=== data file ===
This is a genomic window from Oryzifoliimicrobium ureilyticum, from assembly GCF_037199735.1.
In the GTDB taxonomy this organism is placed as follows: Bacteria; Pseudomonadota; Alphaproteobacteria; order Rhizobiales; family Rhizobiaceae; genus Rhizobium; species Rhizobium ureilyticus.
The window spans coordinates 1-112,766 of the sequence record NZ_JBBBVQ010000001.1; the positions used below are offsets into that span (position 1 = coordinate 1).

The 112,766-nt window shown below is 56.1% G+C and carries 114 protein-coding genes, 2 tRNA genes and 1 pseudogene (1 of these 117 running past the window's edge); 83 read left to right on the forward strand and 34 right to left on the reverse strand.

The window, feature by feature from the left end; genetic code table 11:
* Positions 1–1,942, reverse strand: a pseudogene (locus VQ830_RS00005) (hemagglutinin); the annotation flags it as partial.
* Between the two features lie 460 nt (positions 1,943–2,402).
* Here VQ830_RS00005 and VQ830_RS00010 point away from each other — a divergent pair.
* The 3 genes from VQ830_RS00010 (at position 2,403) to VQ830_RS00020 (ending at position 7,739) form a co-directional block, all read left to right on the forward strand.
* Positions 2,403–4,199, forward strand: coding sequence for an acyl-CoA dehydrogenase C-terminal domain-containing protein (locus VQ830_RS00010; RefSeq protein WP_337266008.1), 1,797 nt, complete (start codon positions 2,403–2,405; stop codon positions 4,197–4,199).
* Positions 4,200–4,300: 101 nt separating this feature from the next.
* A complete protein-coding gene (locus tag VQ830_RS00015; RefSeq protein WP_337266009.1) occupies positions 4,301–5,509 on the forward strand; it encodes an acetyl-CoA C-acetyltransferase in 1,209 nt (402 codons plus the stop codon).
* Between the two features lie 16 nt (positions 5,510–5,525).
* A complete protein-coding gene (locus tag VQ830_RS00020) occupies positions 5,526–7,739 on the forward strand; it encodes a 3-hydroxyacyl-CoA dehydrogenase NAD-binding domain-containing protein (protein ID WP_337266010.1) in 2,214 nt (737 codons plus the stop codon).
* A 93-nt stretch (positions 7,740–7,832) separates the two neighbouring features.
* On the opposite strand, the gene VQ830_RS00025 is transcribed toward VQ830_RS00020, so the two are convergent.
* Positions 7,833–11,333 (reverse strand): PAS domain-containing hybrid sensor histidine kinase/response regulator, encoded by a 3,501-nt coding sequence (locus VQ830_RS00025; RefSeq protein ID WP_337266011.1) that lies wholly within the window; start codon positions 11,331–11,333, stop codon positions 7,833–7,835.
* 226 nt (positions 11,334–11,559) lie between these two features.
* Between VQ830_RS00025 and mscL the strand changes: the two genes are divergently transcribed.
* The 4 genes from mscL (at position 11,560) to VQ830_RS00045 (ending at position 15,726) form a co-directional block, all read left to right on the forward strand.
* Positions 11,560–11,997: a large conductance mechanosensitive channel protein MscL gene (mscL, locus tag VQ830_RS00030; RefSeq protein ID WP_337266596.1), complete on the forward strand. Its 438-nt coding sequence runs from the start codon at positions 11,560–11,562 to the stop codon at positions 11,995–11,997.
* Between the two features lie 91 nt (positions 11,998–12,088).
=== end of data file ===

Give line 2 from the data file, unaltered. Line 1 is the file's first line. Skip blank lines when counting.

In the GTDB taxonomy this organism is placed as follows: Bacteria; Pseudomonadota; Alphaproteobacteria; order Rhizobiales; family Rhizobiaceae; genus Rhizobium; species Rhizobium ureilyticus.